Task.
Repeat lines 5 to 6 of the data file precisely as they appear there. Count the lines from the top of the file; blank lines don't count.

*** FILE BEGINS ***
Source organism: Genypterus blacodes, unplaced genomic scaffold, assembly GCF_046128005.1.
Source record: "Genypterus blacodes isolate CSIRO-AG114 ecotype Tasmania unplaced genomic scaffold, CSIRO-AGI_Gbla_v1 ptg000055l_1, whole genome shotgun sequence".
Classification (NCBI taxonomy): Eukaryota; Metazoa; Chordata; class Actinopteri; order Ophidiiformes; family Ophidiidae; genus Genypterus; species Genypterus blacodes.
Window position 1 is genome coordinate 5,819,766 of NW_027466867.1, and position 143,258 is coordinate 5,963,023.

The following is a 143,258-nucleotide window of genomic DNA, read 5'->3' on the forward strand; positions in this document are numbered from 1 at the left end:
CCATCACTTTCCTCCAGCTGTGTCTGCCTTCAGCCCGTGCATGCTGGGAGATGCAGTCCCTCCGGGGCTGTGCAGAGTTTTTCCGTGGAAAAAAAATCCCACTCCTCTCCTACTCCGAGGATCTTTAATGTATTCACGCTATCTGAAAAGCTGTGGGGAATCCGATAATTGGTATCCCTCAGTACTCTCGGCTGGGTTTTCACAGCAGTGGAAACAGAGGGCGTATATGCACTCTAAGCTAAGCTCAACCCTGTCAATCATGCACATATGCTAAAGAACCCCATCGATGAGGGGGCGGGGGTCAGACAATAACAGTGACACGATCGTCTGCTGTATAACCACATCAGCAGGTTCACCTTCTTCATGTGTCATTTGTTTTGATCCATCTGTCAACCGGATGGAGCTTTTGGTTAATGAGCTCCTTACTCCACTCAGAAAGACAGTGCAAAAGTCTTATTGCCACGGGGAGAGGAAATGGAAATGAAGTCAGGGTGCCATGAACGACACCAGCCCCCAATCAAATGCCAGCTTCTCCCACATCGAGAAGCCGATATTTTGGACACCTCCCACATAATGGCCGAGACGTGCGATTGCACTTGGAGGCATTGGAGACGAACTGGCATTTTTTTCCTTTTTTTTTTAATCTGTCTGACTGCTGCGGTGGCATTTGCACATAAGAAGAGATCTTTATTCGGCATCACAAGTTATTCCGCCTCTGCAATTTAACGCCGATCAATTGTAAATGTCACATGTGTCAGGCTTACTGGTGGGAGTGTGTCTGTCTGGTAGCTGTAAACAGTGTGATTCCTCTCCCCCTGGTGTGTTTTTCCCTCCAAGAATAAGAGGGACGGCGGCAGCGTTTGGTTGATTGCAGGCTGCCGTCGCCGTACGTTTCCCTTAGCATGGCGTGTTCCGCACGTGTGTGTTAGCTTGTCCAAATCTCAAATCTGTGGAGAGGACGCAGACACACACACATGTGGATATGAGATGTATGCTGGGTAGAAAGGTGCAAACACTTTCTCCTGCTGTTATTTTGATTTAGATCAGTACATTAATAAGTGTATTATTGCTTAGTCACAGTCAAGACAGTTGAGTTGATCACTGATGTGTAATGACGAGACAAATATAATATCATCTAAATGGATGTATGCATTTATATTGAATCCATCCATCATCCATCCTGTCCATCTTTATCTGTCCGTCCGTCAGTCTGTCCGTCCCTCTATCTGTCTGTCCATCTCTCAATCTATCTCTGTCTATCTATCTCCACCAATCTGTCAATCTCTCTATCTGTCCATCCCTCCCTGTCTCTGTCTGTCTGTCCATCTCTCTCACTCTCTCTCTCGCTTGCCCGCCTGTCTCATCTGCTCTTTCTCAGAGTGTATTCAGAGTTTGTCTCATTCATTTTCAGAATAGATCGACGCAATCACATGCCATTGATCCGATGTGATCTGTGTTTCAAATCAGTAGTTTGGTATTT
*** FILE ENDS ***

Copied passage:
The following is a 143,258-nucleotide window of genomic DNA, read 5'->3' on the forward strand; positions in this document are numbered from 1 at the left end:
CCATCACTTTCCTCCAGCTGTGTCTGCCTTCAGCCCGTGCATGCTGGGAGATGCAGTCCCTCCGGGGCTGTGCAGAGTTTTTCCGTGGAAAAAAAATCCCACTCCTCTCCTACTCCGAGGATCTTTAATGTATTCACGCTATCTGAAAAGCTGTGGGGAATCCGATAATTGGTATCCCTCAGTACTCTCGGCTGGGTTTTCACAGCAGTGGAAACAGAGGGCGTATATGCACTCTAAGCTAAGCTCAACCCTGTCAATCATGCACATATGCTAAAGAACCCCATCGATGAGGGGGCGGGGGTCAGACAATAACAGTGACACGATCGTCTGCTGTATAACCACATCAGCAGGTTCACCTTCTTCATGTGTCATTTGTTTTGATCCATCTGTCAACCGGATGGAGCTTTTGGTTAATGAGCTCCTTACTCCACTCAGAAAGACAGTGCAAAAGTCTTATTGCCACGGGGAGAGGAAATGGAAATGAAGTCAGGGTGCCATGAACGACACCAGCCCCCAATCAAATGCCAGCTTCTCCCACATCGAGAAGCCGATATTTTGGACACCTCCCACATAATGGCCGAGACGTGCGATTGCACTTGGAGGCATTGGAGACGAACTGGCATTTTTTTCCTTTTTTTTTTAATCTGTCTGACTGCTGCGGTGGCATTTGCACATAAGAAGAGATCTTTATTCGGCATCACAAGTTATTCCGCCTCTGCAATTTAACGCCGATCAATTGTAAATGTCACATGTGTCAGGCTTACTGGTGGGAGTGTGTCTGTCTGGTAGCTGTAAACAGTGTGATTCCTCTCCCCCTGGTGTGTTTTTCCCTCCAAGAATAAGAGGGACGGCGGCAGCGTTTGGTTGATTGCAGGCTGCCGTCGCCGTACGTTTCCCTTAGCATGGCGTGTTCCGCACGTGTGTGTTAGCTTGTCCAAATCTCAAATCTGTGGAGAGGACGCAGACACACACACATGTGGATATGAGATGTATGCTGGGTAGAAAGGTGCAAACACTTTCTCCTGCTGTTATTTTGATTTAGATCAGTACATTAATAAGTGTATTATTGCTTAGTCACAGTCAAGACAGTTGAGTTGATCACTGATGTGTAATGACGAGACAAATATAATATCATCTAAATGGATGTATGCATTTATATTGAATCCATCCATCATCCATCCTGTCCATCTTTATCTGTCCGTCCGTCAGTCTGTCCGTCCCTCTATCTGTCTGTCCATCTCTCAATCTATCTCTGTCTATCTATCTCCACCAATCTGTCAATCTCTCTATCTGTCCATCCCTCCCTGTCTCTGTCTGTCTGTCCATCTCTCTCACTCTCTCTCTCGCTTGCCCGCCTGTCTCATCTGCTCTTTCTCAGAGTGTATTCAGAGTTTGTCTCATTCATTTTCAGAATAGATCGACGCAATCACATGCCATTGATCCGATGTGATCTGTGTTTCAAATCAGTAGTTTGGTATTT